As the dancing started up again, three men, who seemed very authoritative, approached me. They asked, “do you like beer?” Of course, I apply affirmatively and he says he will take me to some. The rest of the group sees this and follows. He leads us towards the exit and I assume the act is up. They found out we weren’t on the guest list and were just crashing the wedding. I was fearing for our safety as we were being escorted out by these three men, when we came to the exit, and then passed it. The guys were actually taking us to the bar area of the wedding that was a bit hidden from the rest of the wedding. He informs us of the open bar with literally anything we want, offers us a sheesha, and fresh snacks prepared behind the bar. Turns out the guy who initially approached me was the cousin of the bride and he wanted to hear about all our travels saying he would like to do that someday. When the party started dying down, we started back once again back to Paharganj.
The next few days were our last in Delhi, in that time, we said our good byes to Moon yet again, as she was going back to the USA while Jeff, Justin and I took a day trip to Agra before we all headed west to Jaipur in Rajistan.
Seeing the Taj Mahal had been on my bucket list for quite some time. It did not disappoint, and made the 5-hour misery bus ride a bit more worthwhile. I got stopped at security because they found playing cards in my bag, but once we cleared that hurdle, it was a feast for our eyes.
|The Taj Mahal|
|Agra Red Fort|
After a few hours traversing the crowds and walking around the grand mausoleum we make our way back to our bus, which would take us back to Dehli. The distance is only about 2-3 hours away, but with the horrific roads, and general traffic congestion it took us 4 hours to get back to Delhi. A solid 22 hours after we had left. No rest for us as we gathered our bags from the hotel and made our way to the train station. As we were walking a light rain turns into a torrential down pour, and then intensifies to a full blown hail storm. Ping-pong ball sized hail chunks fell from the sky for a solid 10 minutes as we just stood under an honing waiting for it to pass. We finally arrive at the New Delhi train station and realize our train isn’t listed on the board. After a brief investigation, it is learned that our train was leaving from OLD Delhi station, 11 minutes away by rickshaw…our train left in 10. We scurry out with all our bags and find the nearest driver who would take us, accepting the fact that we would pay a higher price because of our frantic demeanor and dire situation. Our driver does an outstanding job and gets us to the Old Delhi Train station right as our train is leaving. Literally, rolling down the tracks as all four of us are in a dead sprint to catch up and jump in the remaining cars. Thankfully, the doors are almost always open, and never before had we been so thankful for ‘Indian Stretchable Time.’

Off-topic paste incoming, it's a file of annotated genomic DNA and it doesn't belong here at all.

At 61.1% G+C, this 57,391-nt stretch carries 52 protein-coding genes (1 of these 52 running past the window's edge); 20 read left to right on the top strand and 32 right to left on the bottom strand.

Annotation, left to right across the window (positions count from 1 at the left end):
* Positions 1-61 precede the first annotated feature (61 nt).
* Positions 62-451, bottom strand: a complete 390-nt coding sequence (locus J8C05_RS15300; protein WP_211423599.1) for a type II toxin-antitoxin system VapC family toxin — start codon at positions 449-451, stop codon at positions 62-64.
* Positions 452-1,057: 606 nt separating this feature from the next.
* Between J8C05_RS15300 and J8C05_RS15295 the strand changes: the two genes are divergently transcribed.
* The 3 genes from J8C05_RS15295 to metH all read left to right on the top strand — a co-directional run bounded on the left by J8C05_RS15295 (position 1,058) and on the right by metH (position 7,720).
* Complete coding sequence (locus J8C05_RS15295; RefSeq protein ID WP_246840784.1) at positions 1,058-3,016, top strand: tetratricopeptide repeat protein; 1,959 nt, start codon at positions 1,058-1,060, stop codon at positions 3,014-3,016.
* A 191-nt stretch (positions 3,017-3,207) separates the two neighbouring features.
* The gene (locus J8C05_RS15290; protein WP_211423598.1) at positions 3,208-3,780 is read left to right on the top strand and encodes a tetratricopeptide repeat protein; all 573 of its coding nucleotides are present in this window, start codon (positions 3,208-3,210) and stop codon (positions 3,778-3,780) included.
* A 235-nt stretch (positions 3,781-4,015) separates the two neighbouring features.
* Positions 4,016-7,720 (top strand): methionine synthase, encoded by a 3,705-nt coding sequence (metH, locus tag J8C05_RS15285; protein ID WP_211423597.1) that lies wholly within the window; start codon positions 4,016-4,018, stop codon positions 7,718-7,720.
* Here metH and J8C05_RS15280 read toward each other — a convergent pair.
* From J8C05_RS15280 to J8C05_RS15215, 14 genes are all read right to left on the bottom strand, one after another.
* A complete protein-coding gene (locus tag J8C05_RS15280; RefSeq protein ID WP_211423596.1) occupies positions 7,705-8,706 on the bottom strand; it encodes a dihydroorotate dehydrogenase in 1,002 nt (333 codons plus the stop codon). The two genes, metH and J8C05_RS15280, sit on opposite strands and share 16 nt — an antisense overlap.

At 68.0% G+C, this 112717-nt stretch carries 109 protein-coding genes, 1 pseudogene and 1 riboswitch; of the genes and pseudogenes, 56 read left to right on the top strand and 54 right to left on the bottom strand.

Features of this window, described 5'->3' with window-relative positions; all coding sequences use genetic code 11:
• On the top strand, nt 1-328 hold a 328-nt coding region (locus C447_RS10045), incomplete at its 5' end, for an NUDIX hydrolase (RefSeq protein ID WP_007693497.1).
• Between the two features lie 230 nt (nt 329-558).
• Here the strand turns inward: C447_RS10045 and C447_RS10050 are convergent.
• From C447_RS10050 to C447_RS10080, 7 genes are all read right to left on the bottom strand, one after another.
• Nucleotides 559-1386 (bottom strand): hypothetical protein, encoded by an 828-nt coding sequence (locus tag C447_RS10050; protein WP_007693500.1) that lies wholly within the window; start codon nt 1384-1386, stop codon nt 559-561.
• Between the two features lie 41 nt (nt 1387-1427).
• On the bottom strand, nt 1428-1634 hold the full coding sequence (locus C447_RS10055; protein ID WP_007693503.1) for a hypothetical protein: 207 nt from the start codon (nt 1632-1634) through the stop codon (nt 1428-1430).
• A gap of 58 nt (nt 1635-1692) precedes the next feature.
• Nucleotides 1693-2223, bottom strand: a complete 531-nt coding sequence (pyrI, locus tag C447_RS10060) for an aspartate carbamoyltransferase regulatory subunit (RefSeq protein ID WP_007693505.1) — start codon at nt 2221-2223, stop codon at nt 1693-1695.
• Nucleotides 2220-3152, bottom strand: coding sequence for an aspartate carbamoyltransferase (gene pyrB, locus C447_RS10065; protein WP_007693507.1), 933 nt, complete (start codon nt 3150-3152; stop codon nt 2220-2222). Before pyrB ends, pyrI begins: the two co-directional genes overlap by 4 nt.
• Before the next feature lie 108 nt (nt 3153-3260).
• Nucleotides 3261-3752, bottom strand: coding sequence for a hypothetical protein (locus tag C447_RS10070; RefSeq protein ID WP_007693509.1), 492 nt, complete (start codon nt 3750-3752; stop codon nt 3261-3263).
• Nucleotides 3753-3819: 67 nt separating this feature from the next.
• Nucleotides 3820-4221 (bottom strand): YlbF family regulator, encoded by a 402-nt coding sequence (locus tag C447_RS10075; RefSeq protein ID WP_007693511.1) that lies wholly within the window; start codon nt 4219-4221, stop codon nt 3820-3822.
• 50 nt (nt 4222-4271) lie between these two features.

We spent a relatively short amount of time in Jaipur. We got to know the small Rajistan city pretty well as we hired a driver our first day there. He took us to all the sights he thought worth seeing. We immersed ourselves in an unhealthy amount of Lassis, and got to see the Bollywood action film Dabang II, which provided an interesting mix of over the top cop/western action and drama complete with exaggerated Matrix/300-esque fight sequences all in Hindi. The theater itself seemed like an old English theater house that might have been used for plays in the past. The audience was engaged as if it were a play cheering, hooting, and hollering at every badass fight scene or when the protagonist and his love interest get close to kissing (they never actually show the kissing). It was a very unique entertainment experience, especially with the fact that absolutely none of it was in English.
|It's hard to tell if they are related.|
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Thats all for now. Tune in next time to hear about our time spent in Mumbai and the beach town Goa.
Until Next Time,